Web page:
Covid surge hit high records in U.K; Reports


The U.K. Office for National Statistics analyzed the latest figures on coronavirus (COVID-19); the data informed that the COVID surge went very high last week, with approximately 1 in 13 people counted to be infected with the deadly virus.

According to the reports, the U.K. Office for National Statistics evaluated that around 4.9 million individuals might have the virus COVID-19, up from 4.3 million the week before. The U.K.’s weekly total has been the highest since the statistics office began tracking COVID-19 case numbers in April 2020.


The admission to hospitals and death rates are rising again; however, the registration of COVID cases is still lower than at the beginning of this year.

The U.K. has confirmed the latest surge with BA.2 infections (the subvariant of Omicron), which has been commanding the COVID surge in the country. The U.K. ended its free rapid COVID-19 test program on Friday despite the record numbers.

Stephen Griffin, a virologist at the University of Leeds, said, “The government’s ‘living with Covid’ strategy is nothing more than any mitigation, isolation, free testing, and ignoring this virus.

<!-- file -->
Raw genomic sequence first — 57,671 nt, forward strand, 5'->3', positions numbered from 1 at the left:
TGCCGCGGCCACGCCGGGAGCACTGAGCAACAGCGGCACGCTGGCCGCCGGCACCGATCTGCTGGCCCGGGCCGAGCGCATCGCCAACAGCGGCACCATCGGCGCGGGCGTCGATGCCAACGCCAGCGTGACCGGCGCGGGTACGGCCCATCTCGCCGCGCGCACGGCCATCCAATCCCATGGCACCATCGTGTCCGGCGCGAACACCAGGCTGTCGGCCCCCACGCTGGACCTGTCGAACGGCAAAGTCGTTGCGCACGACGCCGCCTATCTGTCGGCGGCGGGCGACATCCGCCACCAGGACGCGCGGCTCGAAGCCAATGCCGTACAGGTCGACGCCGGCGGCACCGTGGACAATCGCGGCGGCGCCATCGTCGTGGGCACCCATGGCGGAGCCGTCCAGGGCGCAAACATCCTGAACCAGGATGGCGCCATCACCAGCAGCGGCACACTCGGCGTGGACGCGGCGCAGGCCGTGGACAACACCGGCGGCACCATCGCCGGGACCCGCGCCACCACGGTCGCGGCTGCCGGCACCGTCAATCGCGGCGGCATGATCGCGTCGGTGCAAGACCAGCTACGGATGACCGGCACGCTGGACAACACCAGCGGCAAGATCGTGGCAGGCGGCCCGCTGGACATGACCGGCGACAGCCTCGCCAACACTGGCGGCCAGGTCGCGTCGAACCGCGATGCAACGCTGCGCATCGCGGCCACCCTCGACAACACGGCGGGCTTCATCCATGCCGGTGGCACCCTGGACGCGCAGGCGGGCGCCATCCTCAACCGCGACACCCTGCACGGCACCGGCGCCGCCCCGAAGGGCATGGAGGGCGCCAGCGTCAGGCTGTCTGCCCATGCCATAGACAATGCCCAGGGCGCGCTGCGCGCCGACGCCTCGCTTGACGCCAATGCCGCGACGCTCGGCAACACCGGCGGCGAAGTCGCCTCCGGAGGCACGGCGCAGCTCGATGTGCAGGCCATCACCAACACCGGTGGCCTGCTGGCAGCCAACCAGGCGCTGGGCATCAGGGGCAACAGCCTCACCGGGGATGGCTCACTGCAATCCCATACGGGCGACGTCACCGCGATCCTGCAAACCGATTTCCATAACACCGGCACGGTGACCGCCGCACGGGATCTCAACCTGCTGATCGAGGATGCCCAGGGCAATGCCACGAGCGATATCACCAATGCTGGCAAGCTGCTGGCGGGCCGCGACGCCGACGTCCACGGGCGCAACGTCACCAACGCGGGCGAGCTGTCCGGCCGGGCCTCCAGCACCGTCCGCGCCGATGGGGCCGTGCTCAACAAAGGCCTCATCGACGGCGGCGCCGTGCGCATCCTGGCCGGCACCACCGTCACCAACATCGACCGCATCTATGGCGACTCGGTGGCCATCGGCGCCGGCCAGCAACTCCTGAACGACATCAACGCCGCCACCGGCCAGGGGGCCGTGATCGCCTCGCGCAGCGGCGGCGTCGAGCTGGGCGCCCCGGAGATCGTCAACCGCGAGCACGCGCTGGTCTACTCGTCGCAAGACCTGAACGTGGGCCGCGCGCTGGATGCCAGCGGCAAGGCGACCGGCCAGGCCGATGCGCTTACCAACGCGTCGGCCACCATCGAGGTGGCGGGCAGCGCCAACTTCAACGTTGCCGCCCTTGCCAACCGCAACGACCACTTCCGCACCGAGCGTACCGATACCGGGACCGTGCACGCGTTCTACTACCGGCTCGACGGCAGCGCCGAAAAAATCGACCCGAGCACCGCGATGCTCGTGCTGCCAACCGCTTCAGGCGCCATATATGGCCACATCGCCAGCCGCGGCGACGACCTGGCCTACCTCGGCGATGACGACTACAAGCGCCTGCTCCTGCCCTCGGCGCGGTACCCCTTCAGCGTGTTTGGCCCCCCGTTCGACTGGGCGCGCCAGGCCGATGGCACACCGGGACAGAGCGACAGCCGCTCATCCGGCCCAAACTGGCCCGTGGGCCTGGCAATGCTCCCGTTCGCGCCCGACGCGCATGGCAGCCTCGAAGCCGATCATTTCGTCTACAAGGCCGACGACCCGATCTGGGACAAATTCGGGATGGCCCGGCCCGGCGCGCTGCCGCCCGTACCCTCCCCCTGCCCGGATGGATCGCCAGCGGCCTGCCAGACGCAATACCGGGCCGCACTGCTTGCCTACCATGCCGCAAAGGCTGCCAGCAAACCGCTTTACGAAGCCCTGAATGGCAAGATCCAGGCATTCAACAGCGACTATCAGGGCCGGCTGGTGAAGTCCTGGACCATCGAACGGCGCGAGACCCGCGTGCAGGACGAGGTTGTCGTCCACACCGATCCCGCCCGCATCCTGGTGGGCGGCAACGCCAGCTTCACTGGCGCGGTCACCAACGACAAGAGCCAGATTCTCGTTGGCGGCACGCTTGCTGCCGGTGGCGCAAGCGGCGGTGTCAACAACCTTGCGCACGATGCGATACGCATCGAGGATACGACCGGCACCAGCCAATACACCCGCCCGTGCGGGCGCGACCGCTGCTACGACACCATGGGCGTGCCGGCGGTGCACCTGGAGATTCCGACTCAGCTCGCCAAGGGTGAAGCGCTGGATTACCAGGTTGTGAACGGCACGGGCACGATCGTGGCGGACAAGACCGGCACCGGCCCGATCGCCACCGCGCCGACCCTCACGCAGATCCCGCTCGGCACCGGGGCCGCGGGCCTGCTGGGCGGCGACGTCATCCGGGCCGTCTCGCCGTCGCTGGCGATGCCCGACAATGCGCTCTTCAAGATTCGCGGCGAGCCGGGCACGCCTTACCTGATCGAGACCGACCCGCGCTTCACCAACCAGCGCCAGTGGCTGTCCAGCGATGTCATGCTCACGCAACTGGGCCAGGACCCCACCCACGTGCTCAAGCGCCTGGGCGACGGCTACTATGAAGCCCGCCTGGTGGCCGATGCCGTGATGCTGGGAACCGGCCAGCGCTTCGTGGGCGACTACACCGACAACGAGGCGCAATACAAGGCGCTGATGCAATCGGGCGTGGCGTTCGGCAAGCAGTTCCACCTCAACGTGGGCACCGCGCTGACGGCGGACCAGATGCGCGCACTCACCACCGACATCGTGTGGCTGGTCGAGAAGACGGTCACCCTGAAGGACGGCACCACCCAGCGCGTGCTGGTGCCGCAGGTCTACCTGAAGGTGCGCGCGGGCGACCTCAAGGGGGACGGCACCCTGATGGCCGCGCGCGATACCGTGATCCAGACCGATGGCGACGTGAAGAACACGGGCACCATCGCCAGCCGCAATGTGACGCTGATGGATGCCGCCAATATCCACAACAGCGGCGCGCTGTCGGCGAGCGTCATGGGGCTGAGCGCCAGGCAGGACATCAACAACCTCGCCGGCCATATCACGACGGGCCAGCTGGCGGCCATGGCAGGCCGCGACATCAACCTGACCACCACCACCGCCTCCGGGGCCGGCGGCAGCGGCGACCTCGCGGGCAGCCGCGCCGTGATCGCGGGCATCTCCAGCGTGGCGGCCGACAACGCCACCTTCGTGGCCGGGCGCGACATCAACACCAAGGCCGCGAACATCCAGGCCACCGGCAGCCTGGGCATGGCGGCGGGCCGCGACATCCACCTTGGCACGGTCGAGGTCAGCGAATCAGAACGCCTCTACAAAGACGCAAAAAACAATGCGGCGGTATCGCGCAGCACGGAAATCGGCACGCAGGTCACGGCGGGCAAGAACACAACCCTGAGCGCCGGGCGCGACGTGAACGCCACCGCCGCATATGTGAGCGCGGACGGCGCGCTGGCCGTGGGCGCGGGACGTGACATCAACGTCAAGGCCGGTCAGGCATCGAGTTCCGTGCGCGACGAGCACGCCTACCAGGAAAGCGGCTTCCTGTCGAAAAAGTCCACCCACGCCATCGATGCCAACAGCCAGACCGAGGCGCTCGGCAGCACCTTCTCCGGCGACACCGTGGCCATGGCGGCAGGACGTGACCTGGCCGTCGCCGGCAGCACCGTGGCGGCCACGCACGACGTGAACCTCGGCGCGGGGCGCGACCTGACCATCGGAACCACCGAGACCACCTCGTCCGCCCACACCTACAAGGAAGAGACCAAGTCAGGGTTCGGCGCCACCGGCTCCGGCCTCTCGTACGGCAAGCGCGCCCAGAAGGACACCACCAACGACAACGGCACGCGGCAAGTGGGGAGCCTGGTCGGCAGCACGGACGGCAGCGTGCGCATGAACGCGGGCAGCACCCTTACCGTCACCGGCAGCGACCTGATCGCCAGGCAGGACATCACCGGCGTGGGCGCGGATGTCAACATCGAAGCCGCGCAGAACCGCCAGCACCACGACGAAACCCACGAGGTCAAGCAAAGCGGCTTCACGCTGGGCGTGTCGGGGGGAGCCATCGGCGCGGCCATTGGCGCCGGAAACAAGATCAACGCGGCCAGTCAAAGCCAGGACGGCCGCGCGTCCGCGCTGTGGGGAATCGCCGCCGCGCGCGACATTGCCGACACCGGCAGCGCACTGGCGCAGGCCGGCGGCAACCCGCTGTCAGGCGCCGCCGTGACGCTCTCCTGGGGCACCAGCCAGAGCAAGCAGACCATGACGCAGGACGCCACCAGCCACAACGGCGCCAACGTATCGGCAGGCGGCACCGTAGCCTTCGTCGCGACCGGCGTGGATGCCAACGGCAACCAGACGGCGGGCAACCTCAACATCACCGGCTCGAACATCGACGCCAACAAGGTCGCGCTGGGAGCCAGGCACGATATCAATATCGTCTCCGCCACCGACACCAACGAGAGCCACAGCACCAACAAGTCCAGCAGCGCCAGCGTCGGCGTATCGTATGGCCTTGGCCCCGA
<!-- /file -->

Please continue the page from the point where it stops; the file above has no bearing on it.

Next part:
According to the latest report issued by the Health Protection Agency of the United Kingdom, as the figures for cases of COVID-19 in the U.K. increase, so do reinfections. The weekly rate increases in all age groups and has nearly doubled in one week among those aged 30 and older.

For the week ending 20 March, cases in England crossed 50,000 per week, accounting for about 11% of all cases. During the last week of February, less than 20,000 reinfections were recorded. Scotland also reported nearly 7,000 reinfections, accounting for 10% of all cases.

The U.K. data do not specify how many cases of reinfection are there among people who have been fully vaccinated and who have received a booster shot.


However, public health experts have noted that the numbers of hospitalizations and deaths continue to remain low in fully vaccinated and boosted groups.


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